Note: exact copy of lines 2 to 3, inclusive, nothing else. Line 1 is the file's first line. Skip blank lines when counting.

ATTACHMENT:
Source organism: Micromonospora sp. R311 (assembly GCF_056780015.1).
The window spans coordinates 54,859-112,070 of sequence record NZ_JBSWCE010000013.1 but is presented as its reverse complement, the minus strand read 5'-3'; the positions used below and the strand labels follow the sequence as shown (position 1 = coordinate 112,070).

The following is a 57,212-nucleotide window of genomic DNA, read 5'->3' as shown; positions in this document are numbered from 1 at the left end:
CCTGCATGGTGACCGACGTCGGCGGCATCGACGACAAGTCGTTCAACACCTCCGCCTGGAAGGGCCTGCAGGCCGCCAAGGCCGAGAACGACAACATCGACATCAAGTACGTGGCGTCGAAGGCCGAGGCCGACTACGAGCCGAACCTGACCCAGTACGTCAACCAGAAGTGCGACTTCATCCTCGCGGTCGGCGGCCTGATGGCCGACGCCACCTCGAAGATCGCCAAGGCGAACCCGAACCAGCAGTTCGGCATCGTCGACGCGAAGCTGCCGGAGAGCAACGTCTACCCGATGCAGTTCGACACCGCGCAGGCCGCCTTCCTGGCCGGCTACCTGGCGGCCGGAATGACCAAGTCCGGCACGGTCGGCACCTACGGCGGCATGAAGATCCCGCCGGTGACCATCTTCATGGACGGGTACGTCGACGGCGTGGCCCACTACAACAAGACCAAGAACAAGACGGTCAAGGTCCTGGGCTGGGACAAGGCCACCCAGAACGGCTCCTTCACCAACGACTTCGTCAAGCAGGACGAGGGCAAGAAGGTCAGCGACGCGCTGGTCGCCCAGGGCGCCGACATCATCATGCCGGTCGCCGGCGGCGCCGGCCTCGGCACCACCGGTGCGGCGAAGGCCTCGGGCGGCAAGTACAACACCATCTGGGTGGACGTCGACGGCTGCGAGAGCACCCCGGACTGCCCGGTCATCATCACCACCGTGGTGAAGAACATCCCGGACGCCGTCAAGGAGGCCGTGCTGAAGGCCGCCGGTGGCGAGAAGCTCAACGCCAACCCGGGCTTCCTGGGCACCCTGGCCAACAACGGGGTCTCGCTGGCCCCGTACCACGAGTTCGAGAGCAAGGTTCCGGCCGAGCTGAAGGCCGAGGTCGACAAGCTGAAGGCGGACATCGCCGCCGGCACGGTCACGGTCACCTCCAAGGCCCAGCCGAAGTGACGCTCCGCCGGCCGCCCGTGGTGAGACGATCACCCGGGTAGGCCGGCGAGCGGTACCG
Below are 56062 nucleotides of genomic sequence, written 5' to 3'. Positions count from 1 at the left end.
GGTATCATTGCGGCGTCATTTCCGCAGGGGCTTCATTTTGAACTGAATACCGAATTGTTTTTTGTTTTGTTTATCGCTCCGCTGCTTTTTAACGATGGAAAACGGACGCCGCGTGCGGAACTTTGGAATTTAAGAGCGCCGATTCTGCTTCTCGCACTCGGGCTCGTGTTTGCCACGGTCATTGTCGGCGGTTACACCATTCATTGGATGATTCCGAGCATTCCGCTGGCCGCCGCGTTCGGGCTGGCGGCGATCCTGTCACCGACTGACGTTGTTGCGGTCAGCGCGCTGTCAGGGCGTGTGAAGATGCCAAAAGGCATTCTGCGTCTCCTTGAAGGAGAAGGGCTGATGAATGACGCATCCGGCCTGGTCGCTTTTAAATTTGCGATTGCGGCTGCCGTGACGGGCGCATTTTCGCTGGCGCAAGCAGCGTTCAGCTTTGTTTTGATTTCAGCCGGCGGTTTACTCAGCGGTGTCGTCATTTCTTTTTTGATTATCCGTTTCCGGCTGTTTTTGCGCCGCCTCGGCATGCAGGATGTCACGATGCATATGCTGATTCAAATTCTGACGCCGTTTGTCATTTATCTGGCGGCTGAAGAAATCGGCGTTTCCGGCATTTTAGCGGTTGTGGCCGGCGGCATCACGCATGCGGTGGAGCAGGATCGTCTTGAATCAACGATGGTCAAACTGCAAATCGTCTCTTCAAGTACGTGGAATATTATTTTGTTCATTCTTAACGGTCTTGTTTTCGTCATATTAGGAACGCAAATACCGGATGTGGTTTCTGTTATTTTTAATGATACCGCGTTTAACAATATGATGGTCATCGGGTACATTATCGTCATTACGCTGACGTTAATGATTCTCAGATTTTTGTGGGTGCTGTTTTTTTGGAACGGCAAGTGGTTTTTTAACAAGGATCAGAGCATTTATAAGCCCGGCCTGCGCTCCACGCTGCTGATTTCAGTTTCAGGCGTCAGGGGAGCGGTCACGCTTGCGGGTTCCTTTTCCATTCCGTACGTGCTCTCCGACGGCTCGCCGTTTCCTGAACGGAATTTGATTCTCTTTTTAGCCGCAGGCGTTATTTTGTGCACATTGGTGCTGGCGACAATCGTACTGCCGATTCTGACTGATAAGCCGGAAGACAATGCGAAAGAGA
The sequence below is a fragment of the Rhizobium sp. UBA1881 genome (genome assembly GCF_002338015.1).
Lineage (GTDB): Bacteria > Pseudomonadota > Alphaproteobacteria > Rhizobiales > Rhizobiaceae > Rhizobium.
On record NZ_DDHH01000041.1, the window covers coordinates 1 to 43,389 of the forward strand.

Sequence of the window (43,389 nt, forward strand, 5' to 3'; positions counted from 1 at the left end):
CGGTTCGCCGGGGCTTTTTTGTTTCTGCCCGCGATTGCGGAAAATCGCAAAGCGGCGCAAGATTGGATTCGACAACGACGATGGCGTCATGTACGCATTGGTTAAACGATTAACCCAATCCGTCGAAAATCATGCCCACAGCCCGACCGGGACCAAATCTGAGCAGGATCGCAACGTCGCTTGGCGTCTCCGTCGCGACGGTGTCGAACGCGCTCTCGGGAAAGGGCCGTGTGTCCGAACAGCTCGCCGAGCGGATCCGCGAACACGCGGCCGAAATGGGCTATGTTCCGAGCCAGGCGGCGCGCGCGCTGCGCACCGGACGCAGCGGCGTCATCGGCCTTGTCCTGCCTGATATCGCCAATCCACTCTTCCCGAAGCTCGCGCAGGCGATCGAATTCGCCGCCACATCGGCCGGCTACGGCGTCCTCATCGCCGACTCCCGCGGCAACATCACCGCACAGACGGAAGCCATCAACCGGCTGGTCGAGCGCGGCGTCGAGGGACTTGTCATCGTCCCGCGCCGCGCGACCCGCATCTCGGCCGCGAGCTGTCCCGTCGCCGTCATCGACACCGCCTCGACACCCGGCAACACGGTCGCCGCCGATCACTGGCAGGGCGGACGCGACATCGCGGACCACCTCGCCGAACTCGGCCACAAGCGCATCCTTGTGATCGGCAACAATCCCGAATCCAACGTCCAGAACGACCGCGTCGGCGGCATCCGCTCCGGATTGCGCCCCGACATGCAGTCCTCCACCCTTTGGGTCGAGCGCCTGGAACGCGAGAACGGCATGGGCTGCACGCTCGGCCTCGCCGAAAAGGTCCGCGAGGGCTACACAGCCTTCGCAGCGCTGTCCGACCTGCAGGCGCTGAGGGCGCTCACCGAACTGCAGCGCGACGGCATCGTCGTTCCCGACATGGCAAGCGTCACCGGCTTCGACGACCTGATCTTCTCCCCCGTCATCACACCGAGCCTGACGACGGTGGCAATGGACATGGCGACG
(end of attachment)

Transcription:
The window spans coordinates 54,859-112,070 of sequence record NZ_JBSWCE010000013.1 but is presented as its reverse complement, the minus strand read 5'-3'; the positions used below and the strand labels follow the sequence as shown (position 1 = coordinate 112,070).

The following is a 57,212-nucleotide window of genomic DNA, read 5'->3' as shown; positions in this document are numbered from 1 at the left end: